Can Inosine Repair Nerve Damage?
Tuesday, October 27, 2009
Byron J. Richards, Board Certified Clinical Nutritionist
Cutting edge research has identified an enzyme, Mst3b, that is essential for regenerating damaged axons (nerve fibers) in both the peripheral and central nervous systems. The research shows that Mst3B is stimulated by inosine1, opening the door for a simple nutritional strategy to help regenerate nerve health. Earlier animal research on inosine indicates that it can help repair nerve damage2 following a stroke.
Inosine has been thought of in the B vitamin family, although it is not technically a vitamin because your body can synthesize it. It is a basic component of cells and participates in the synthesis of energy.
Inosine is naturally formed as a result of purine metabolism. Purines fix nitrogen for use as basic building blocks of RNA and DNA. As inosine is formed it goes on to participate in the synthesis of ATP (cellular energy). Since inosine is readily formed as a byproduct of purine metabolism, we do not typically think of it as a needed dietary supplement.
About 15 years ago a woman doctor (whose name I don’t remember) gave a presentation at our clinical nutritionist yearly convention. She reported that inosine was one of the most effective supplements to control hot flashes. I then tried it with a number of women and found she was correct. I then added inosine to my Female Plus product, a dietary supplement used by menstruating women of all ages and especially to help offset struggles with menopausal transition.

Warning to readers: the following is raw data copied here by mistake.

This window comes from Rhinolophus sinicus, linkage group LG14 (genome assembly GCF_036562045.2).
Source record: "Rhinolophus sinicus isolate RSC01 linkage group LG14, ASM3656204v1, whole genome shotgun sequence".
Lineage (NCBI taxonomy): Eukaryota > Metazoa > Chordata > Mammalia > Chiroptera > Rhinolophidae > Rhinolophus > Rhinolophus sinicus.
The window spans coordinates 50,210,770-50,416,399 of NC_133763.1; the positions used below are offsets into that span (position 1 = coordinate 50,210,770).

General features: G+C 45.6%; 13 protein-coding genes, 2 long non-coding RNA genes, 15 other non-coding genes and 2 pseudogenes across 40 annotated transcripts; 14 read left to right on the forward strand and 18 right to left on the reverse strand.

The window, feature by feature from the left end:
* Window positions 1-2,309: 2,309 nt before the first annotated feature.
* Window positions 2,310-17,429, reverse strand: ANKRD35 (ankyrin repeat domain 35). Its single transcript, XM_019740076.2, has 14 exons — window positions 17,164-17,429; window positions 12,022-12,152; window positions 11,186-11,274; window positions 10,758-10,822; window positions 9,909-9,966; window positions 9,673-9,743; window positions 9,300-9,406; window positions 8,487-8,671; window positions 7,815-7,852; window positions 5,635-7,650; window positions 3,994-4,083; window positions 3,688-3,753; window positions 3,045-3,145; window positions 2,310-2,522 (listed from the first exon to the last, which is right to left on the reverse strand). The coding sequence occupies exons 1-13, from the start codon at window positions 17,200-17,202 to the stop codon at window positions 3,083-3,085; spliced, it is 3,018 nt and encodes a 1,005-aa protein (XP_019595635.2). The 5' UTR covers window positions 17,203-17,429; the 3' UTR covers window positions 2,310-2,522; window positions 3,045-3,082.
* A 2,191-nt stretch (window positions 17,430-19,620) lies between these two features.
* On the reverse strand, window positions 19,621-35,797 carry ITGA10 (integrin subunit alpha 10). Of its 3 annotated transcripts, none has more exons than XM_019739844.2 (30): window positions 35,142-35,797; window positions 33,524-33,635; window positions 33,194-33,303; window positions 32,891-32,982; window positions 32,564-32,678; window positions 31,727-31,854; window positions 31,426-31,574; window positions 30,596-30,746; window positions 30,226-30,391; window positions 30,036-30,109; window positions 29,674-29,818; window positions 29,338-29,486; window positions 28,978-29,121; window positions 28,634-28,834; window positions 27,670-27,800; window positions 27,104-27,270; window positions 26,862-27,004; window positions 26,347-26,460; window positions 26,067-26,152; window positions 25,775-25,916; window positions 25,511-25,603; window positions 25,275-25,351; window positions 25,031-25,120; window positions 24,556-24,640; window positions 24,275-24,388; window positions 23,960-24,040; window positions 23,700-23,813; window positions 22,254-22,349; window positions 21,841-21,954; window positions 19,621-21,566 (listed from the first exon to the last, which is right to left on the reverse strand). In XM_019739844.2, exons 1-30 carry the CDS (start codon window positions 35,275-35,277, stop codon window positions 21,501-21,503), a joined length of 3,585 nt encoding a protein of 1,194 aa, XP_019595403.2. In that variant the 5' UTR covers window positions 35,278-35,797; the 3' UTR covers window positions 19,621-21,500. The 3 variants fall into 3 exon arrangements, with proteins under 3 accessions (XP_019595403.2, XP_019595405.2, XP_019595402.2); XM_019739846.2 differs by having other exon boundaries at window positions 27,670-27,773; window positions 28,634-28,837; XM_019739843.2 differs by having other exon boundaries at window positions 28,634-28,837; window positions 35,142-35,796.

My operating theory is that a hot flash represents an acute energy shortage. At the time of such a demand, the quick energy-boosting properties of inosine seem to help a great deal. I know of no human studies with inosine for hot flashes. Its use in this regard is based on anecdotal reports and hands on experience.
The new study of nerve health raises the possibility that a lack of inosine production could contribute to poor nerve health and an inability to make new nerve cells required for optimal mental performance.
We are now entering a renaissance in our understanding of nerve health, brain cell function, synaptic rejuvenation, and enhanced human ability. There are many nutrients now shown to help improve the flexibility, plasticity, and health of your brain. In this context inosine may be a specific nutrient for nerve axon rejuvenation, assisting neurons to make repairs – including repairs from injury.
It could be that fatigue and general wear and tear from stress also involve a deficiency of inosine. It could be that an acute injury or trauma to nerves significantly increases the need for inosine to facilitate repair. How effective a dietary supplement of inosine for general nerve health or the repair of nerves remains to be seen. However, it is a low cost approach with no adverse side effects – so worth a try by anyone looking for options.
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